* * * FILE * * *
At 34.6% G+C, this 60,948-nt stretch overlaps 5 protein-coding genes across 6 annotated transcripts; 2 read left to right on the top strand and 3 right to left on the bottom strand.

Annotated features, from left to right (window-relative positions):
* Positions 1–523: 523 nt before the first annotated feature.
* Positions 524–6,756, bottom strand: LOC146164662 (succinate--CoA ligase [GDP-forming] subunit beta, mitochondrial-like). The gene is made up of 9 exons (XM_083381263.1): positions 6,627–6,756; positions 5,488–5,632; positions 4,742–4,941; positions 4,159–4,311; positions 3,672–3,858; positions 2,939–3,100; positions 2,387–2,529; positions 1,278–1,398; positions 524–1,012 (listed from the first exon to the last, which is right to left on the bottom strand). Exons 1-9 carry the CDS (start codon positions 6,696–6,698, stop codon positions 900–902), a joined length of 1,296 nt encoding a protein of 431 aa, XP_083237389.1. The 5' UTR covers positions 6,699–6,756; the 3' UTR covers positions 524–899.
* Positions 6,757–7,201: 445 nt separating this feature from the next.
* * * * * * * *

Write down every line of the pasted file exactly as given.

At 34.6% G+C, this 60,948-nt stretch overlaps 5 protein-coding genes across 6 annotated transcripts; 2 read left to right on the top strand and 3 right to left on the bottom strand.

Annotated features, from left to right (window-relative positions):
* Positions 1–523: 523 nt before the first annotated feature.
* Positions 524–6,756, bottom strand: LOC146164662 (succinate--CoA ligase [GDP-forming] subunit beta, mitochondrial-like). The gene is made up of 9 exons (XM_083381263.1): positions 6,627–6,756; positions 5,488–5,632; positions 4,742–4,941; positions 4,159–4,311; positions 3,672–3,858; positions 2,939–3,100; positions 2,387–2,529; positions 1,278–1,398; positions 524–1,012 (listed from the first exon to the last, which is right to left on the bottom strand). Exons 1-9 carry the CDS (start codon positions 6,696–6,698, stop codon positions 900–902), a joined length of 1,296 nt encoding a protein of 431 aa, XP_083237389.1. The 5' UTR covers positions 6,699–6,756; the 3' UTR covers positions 524–899.
* Positions 6,757–7,201: 445 nt separating this feature from the next.